Jamaican Family Search Genealogy Research Library


Vol. IV



(Communicated by Mr. Richard Holworthy)

According to Foster's "Alumni Oxonienses" the Rev. Thomas Arthur Jones was son of the Rev. John Jones of Bampton, co. Oxford, but no confirmation of this statement has yet been found; he matriculated at Jesus College, Oxford, on 22 June 1811, and was then aged 20. He was ordained Deacon on Sunday, 14 December 1817, by George, Bishop of Lincoln; before this, however, he married Elizabeth, daughter of Lusius O'Brien of Tixover, co. Northampton, second surviving son of Donatus O'Brien of Blatherwick* in the same county, and on this occasion various presents were sent by the O'Briens of Blatherwick, accompanied by the following quaint lines:

"May headache and heartache and pain in the bones,

Ever be strangers to Tom and Bet Jones."

Unfortunately nothing has yet come to light regarding the Jones family, as Mr. Jones would never introduce his wife to any members of his family, although he had brothers, and he volunteered no information on the subject.

On 31 May 1820 Mr. Jones was presented to the living of Vere, Jamaica, but he appears to have been curate of that parish for some time before his presentation. The original document, to which is attached a very fine impression of the Great Seal of the Island, is in the possession of the writer, and a copy of it is given to shew the form used in such presentations:

Jamaica Ss. George the Fourth by the Grace of God of the United kingdom of Great Britain and Ireland King and of Jamaica Lord Defender of the Faith, and so forth.

To all whom these presents shall come, Greeting.

Know ye that We being Well satisfied of the Integrity Piety and Learning of the Reverend Thomas Arthur Jones and of the Testimonials which he hath received of being lawfully Ordained both in Deacon and Priest Orders, according to the Canons of the Church of England, which said Testimonials are recorded in the Secretary's Office, according to the Law of this Island in such Case made and provided We have therefore thought fit and do by these Presents, present the said Thomas Arthur Jones to be Minister and Rector of the Parish of Vere in the Island aforesaid and We do induct and lawfully invest the said Thomas Arthur Jones as Minister of the said Parish of Vere and We do hereby enable and Empower the said Thomas Arthur Jones to execute the said Office and function and to have all rights and Emoluments that now do, or shall at any time hereafter belong to the said Benefice or Rectory, and to be from henceforth Esteemed and deemed lawful and rightful Minister of the said Parish In Testimony whereof We have caused the Great Seal of our Island to be hereunto affixed.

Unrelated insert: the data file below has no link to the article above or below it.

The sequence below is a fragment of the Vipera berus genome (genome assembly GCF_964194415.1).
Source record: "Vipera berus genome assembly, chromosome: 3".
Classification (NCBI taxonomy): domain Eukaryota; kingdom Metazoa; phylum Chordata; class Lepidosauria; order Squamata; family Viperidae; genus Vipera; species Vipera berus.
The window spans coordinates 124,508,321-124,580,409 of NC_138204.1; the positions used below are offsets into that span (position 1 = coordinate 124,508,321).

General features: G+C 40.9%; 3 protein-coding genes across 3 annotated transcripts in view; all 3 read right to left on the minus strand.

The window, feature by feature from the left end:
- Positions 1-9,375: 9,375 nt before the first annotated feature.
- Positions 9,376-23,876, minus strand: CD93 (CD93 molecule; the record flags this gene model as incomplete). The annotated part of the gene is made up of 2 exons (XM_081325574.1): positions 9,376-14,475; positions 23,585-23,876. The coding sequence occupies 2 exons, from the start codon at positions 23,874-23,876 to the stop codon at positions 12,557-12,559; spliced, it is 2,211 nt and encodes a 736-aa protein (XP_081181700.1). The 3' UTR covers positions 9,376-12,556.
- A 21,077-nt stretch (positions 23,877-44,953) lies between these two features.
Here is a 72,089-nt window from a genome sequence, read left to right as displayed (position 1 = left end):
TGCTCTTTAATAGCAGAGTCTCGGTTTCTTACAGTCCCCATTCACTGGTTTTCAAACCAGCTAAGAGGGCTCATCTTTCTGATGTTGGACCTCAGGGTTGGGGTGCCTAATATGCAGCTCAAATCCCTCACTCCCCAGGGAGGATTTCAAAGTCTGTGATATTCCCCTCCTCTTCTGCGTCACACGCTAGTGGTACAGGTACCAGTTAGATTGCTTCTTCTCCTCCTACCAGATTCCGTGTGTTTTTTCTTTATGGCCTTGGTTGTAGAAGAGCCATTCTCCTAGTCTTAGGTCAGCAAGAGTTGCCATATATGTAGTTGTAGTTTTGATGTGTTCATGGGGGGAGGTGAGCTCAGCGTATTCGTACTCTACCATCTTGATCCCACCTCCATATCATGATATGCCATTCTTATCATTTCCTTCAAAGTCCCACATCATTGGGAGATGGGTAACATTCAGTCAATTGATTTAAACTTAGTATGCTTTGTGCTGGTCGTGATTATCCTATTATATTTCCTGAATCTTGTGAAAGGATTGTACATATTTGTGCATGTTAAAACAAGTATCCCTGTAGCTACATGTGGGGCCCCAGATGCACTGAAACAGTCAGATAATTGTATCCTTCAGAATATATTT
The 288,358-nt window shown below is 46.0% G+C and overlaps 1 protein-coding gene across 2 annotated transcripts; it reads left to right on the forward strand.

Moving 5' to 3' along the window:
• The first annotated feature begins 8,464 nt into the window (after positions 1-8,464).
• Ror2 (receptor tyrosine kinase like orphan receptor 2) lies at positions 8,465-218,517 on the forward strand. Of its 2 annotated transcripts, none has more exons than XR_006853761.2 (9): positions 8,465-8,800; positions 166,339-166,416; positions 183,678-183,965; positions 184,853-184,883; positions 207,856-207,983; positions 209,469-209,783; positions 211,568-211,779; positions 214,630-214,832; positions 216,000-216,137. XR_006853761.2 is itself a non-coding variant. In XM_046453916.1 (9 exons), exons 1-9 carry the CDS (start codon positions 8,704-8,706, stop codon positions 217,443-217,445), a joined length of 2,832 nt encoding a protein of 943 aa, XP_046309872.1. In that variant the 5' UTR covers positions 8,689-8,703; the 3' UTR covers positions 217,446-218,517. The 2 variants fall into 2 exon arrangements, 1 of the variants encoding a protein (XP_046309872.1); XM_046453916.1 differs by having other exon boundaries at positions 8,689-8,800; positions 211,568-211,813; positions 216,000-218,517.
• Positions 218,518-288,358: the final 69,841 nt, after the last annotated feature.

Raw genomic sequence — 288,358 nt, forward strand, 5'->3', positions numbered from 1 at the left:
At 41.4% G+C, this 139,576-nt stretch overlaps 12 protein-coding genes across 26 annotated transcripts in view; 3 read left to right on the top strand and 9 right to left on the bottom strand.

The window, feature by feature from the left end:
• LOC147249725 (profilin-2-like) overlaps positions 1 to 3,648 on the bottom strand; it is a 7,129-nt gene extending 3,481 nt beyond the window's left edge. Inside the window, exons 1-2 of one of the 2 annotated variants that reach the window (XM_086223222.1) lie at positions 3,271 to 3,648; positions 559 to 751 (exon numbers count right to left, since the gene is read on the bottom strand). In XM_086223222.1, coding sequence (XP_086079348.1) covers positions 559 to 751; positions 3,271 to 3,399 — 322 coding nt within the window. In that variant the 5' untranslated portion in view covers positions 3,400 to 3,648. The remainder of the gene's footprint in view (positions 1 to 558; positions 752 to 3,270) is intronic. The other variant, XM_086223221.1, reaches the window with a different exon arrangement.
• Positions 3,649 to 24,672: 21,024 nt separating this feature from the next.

Witness His Grace William Duke of Manchester Captain General and Governor in Chief of this His Majesty's Island of Jamaica and the Territories thereon depending in America Chancellor and Vice Admiral of the same at Saint Jago de la Vega this Thirty first day of May Anno Domini One Thousand Eight hundred and Twenty.

(Signed) Manchester.

By His Grace's Command

. . . . (?)

Mr. Jones died six months later, and was buried in the churchyard of Vere, where his grave is to be seen under the small cotton tree on the left-hand side of the picture of Vere Rectory, the inscription on which is as follows:


to the memory of

the Revd. T. A. JONES

late Rector of this Parish

who died

The 17th day of October 1820

in the 30th Year

of his Age.


A portrait of Mr. Jones was painted in Jamaica by a travelling artist.

Very soon after the death of her husband, Mrs. Jones returned to England with her four children in the Lady Popham, of which there is a large painting by the captain, with the following inscription on the back of the canvas:

"Captain Jinkins

Lady Popham off Port Royal.

This view of Port Royal, Kingston, and the distant land of Jamaica taken from the painting of the ship Standard, Captain Lotherington, London, June 1820, by Huggins."

The picture measures 35 inches by 24 inches.

The widow was admitted into Bromley College, Kent, where she remained until her death. Her portrait. . . was painted on a silhouette, and the cap and shawl she is seen wearing was made by her youngest daughter. She was buried in Bromley Churchyard, where the following inscription appears to her memory, and that of a granddaughter:


to the memory of


Relict of the late


Rector of Vere, Jamaica,

who departed this life

6th February 1862

aged 77 years,



granddaughter of the above

who departed this life

6th September 1842

aged 15 months.

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